Friday, June 01, 2012


Got with the homeless brothers yesterday- found out Football Jim died a few months ago.

Sad to see him go- will write more on Jim another time.

Spent another few hours with Mike [few posts back- Scapegoat].

Mike shared more of his story with me- serious [bad] stuff- he knows I’m chronicling it on the site- he’s fine with it.

I will tell more about this also- but not today.

What I want to do today is a post for my Catholic friends.

Note- I have Protestant friends who get offended when I use examples from the church- or when I watch [or every so often attend] the Mass.

There are reasons they get upset- and it takes time to explain why I think it’s important for me to keep in touch with ‘the ancient church’.

For the most part- I have been a student of church history [and the early church fathers] for the past 25 years.

It’s impossible to read deeply into church history without having an appreciation for the older more traditional churches.

Over time you begin to view these churches [Catholic, Orthodox] as sort of older relatives- like an uncle or grandpa- maybe they don’t know all the current techniques and all [like using computers!]

But over time you realize they know more [or are right more often] then you thought when you were younger.

So this has been my experience on the journey.

Okay- this past Sunday I watched the Mass on TV.

Every so often if the church is celebrating a special memorial they will broadcast the service from Rome.

This past Sunday was Pentecost Sunday- so I watched the Pope give the homily from Rome.

Let’s cover the main verses he used.

The homily was good- but you have to pay attention to the verses/chapters to get a full understanding.

The chapters quoted from were Genesis 11, Psalms 103, Acts 2, John 16, and Galatians 5.

Because it was Pentecost Sunday the message was on the story we find in Acts chapter 2- when the Holy Spirit came to the church.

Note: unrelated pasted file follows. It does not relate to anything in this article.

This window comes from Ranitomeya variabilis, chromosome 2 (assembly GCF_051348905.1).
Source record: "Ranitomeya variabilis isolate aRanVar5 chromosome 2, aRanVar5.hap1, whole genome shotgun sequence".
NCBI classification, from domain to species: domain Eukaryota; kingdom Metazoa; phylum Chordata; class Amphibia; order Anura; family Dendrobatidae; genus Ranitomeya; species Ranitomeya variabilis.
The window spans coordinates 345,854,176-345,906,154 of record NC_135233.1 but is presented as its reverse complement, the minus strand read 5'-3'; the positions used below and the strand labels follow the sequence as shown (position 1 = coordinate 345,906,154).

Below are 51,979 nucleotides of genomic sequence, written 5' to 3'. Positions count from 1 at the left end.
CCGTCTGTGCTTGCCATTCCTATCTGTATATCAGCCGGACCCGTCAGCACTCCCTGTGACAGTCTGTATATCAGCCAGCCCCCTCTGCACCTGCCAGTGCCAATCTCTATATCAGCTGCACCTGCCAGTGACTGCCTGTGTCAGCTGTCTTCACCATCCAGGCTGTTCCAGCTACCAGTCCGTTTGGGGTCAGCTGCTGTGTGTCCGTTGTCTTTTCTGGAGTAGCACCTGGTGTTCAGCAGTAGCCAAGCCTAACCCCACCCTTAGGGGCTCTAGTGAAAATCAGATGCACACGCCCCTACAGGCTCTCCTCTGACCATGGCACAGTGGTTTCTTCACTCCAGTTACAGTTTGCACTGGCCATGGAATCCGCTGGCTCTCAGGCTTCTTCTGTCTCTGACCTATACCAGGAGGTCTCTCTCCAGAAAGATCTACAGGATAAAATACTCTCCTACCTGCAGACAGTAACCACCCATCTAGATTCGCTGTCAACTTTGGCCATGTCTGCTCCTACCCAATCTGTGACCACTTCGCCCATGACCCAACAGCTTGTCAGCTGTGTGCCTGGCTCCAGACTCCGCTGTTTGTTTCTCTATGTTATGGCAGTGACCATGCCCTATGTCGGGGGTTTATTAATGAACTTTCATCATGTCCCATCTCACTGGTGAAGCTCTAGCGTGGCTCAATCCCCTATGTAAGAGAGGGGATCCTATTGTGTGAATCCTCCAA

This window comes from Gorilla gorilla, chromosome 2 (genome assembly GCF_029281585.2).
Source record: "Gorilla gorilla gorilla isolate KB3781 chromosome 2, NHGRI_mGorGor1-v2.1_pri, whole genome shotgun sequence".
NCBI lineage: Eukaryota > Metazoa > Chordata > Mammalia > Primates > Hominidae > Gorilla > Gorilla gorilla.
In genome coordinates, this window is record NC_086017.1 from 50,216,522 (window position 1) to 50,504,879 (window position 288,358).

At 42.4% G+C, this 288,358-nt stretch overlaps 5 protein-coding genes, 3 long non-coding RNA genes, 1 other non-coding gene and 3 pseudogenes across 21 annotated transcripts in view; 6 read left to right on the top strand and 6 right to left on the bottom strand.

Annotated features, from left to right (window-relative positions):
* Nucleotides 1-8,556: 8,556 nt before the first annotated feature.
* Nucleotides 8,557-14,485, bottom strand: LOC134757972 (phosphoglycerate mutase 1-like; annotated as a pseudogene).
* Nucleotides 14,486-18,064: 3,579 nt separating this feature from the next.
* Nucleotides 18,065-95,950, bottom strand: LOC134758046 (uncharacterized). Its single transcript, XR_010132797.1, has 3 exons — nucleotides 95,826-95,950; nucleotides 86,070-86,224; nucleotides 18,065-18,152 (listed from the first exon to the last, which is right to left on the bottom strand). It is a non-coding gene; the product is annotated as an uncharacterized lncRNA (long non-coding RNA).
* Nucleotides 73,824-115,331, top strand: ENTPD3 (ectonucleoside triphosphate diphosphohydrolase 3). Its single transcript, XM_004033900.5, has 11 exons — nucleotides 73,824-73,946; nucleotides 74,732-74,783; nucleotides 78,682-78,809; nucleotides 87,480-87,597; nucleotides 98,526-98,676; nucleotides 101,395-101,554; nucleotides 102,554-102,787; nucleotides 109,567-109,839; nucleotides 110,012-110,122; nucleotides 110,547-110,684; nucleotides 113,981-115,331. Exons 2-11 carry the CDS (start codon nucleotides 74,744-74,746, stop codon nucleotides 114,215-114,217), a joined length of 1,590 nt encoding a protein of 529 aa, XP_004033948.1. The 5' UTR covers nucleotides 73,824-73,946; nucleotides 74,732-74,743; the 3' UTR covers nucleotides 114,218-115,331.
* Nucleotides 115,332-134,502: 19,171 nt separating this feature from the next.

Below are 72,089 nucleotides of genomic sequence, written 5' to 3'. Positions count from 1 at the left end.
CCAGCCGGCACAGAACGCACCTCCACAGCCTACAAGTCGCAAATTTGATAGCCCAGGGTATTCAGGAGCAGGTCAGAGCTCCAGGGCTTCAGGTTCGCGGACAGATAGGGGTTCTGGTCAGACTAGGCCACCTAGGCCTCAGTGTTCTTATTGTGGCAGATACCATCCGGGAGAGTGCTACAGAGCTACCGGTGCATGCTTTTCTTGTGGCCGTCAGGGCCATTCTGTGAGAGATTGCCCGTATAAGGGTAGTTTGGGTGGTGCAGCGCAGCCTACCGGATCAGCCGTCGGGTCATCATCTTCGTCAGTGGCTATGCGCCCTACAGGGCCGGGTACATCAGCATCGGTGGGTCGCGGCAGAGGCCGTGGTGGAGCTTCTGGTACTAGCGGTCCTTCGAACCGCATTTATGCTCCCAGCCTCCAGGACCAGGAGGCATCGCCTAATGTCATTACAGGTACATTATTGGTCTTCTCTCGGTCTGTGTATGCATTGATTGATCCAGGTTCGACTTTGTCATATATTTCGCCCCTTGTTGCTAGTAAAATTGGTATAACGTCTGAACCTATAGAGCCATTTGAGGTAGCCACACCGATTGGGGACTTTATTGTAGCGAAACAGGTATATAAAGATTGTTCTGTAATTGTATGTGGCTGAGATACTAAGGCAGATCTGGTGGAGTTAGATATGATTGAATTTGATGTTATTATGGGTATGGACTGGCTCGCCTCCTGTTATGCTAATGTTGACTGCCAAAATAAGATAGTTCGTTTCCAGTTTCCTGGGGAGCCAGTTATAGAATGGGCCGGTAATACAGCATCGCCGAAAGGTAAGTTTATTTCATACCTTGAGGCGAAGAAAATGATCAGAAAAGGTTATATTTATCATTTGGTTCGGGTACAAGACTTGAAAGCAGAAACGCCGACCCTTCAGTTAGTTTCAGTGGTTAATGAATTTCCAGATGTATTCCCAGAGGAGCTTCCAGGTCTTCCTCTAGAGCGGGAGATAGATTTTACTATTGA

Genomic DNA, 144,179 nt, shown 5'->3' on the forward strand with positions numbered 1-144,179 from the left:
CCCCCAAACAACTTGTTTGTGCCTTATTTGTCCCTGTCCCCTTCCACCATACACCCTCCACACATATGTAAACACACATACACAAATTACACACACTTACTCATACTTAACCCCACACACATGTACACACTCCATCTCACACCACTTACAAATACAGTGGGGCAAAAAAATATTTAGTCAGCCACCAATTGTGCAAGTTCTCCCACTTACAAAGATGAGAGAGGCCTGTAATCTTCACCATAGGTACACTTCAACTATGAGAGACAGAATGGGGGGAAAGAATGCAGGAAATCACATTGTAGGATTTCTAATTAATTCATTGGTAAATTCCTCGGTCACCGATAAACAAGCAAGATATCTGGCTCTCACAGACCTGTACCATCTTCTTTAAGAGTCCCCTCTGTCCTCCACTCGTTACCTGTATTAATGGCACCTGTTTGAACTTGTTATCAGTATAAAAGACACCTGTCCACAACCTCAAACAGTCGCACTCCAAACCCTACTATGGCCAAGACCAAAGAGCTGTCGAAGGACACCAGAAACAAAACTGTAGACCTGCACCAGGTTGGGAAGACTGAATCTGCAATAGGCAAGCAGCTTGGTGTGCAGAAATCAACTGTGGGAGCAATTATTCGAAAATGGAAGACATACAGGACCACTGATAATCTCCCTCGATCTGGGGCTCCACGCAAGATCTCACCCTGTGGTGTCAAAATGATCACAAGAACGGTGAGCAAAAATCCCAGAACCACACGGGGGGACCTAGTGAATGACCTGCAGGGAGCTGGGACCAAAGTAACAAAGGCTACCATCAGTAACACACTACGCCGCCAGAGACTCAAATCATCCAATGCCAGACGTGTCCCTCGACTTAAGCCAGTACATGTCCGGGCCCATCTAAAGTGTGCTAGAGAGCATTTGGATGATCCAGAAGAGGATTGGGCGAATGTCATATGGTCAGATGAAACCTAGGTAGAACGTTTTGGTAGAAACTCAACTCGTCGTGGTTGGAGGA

We read that the believers were gathered at Jerusalem- waiting for the ‘promise of Jesus’ that he would send them the Spirit [John 16].

When the Spirit came- all the disciples in the upper room began speaking Gods word to the multitudes that were gathered at Jerusalem for the special holiday.

They spoke ‘in tongues’ [unknown languages] and the people were amazed because they all heard the message in their own native tongue.

This was a Divine miracle that enabled the message to spread to all the different ethnic groups that were at the city.

After Peter preaches the gospel to them they repent and believe and are baptized- and the ‘Lord added 3,000 SOULS’ to the church that day.

 The Pope contrasted this with the story in Genesis 11- The famous Tower of Babel.

This records the time when God divided the people by giving them different languages.

The people were building a tower and city that would reach ‘unto heaven’ [a symbol of mans efforts to reach God- or be like God- on his own- Humanism].

The bible says they ‘wanted to make a name for themselves’.

They were more interested in ‘leaving a legacy’ then in glorifying God.

God looked down and realized they were going to unite- in a wrong way- to build this city of man.

The bible says he came down and divided their languages in that day.

They were unable to communicate with each other and left off ‘building the city’.

This is where we get the term ‘babble ’ from- when you can’t understand what a person’s saying- he’s ‘babbling’.

In Galatians 5 we read about the fruit of the Spirit- and how we ‘thru the Spirit wait for the hope of righteousness which comes by faith’ [a main theme of the Apostle Paul’s writings].

And in John 16 we read the promise Jesus made- that he would leave them and send ‘the comforter’- the Spirit- and he would guide them into all truth.

So we see the contrast of the biblical stories about language.

In Genesis 11 God divides the languages of men because they are rebelling against him.

In Acts 2 God ‘reverses’ this division by allowing them all to hear again in ‘one language’.

The Cross allows humanity to be united again.

The apostle Paul writes the Ephesians and says Jesus reconciled both groups [Jew and Gentile- which represented the major division of the time] by dying on the Cross for all men.

And that all men [who believe] now have ‘access to God by one Spirit’.

All in all- it was a good message.

The purpose of the gospel is to unite men- not divide them [I know Jesus said he came to bring division- families would be divided- mother- father against child. In context he was saying there was a reaction to being a follower of him. Sometimes families will even reject a child because they choose the Christian faith. We see this today among various religious groups.]

But the overall work of the Cross unities men- in Christ [2 become one- Ephesians- One New Man].

And we once again can share ‘a common language’.

The language of the Cross.

Note- Do me a favor, those who read/like the posts- re-post them on other sites as well as the site you read them on. Thanks- John. Don’t forget to ‘click’ the note App on my Facebook Profile- I have posted lots.

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